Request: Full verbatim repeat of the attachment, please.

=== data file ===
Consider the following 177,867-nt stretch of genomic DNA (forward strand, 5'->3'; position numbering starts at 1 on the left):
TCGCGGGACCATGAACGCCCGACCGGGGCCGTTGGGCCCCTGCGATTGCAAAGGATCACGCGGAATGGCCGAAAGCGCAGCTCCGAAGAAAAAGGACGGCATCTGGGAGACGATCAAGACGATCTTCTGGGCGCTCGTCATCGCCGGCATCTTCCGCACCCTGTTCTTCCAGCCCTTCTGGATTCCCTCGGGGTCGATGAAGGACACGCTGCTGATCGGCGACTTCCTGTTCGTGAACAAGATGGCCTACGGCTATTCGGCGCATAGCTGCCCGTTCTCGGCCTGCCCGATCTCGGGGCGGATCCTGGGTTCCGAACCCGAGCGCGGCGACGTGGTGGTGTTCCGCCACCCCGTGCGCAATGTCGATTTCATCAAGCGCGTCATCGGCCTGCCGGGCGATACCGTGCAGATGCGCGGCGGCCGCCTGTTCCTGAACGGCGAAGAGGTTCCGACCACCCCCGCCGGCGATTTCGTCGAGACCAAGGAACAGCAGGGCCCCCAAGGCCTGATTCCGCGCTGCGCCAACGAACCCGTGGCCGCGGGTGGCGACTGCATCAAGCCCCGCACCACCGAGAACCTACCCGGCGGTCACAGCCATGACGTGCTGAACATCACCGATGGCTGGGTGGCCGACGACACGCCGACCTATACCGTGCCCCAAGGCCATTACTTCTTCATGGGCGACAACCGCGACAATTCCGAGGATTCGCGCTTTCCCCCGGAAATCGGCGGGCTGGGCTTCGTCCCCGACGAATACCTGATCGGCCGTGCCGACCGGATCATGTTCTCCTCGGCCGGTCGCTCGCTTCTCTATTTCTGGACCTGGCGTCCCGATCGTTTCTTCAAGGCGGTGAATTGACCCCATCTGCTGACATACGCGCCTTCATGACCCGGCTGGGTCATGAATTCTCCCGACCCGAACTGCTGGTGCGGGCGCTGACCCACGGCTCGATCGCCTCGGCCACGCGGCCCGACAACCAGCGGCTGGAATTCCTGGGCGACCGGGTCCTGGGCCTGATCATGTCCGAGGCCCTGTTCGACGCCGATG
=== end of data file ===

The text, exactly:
Consider the following 177,867-nt stretch of genomic DNA (forward strand, 5'->3'; position numbering starts at 1 on the left):
TCGCGGGACCATGAACGCCCGACCGGGGCCGTTGGGCCCCTGCGATTGCAAAGGATCACGCGGAATGGCCGAAAGCGCAGCTCCGAAGAAAAAGGACGGCATCTGGGAGACGATCAAGACGATCTTCTGGGCGCTCGTCATCGCCGGCATCTTCCGCACCCTGTTCTTCCAGCCCTTCTGGATTCCCTCGGGGTCGATGAAGGACACGCTGCTGATCGGCGACTTCCTGTTCGTGAACAAGATGGCCTACGGCTATTCGGCGCATAGCTGCCCGTTCTCGGCCTGCCCGATCTCGGGGCGGATCCTGGGTTCCGAACCCGAGCGCGGCGACGTGGTGGTGTTCCGCCACCCCGTGCGCAATGTCGATTTCATCAAGCGCGTCATCGGCCTGCCGGGCGATACCGTGCAGATGCGCGGCGGCCGCCTGTTCCTGAACGGCGAAGAGGTTCCGACCACCCCCGCCGGCGATTTCGTCGAGACCAAGGAACAGCAGGGCCCCCAAGGCCTGATTCCGCGCTGCGCCAACGAACCCGTGGCCGCGGGTGGCGACTGCATCAAGCCCCGCACCACCGAGAACCTACCCGGCGGTCACAGCCATGACGTGCTGAACATCACCGATGGCTGGGTGGCCGACGACACGCCGACCTATACCGTGCCCCAAGGCCATTACTTCTTCATGGGCGACAACCGCGACAATTCCGAGGATTCGCGCTTTCCCCCGGAAATCGGCGGGCTGGGCTTCGTCCCCGACGAATACCTGATCGGCCGTGCCGACCGGATCATGTTCTCCTCGGCCGGTCGCTCGCTTCTCTATTTCTGGACCTGGCGTCCCGATCGTTTCTTCAAGGCGGTGAATTGACCCCATCTGCTGACATACGCGCCTTCATGACCCGGCTGGGTCATGAATTCTCCCGACCCGAACTGCTGGTGCGGGCGCTGACCCACGGCTCGATCGCCTCGGCCACGCGGCCCGACAACCAGCGGCTGGAATTCCTGGGCGACCGGGTCCTGGGCCTGATCATGTCCGAGGCCCTGTTCGACGCCGATG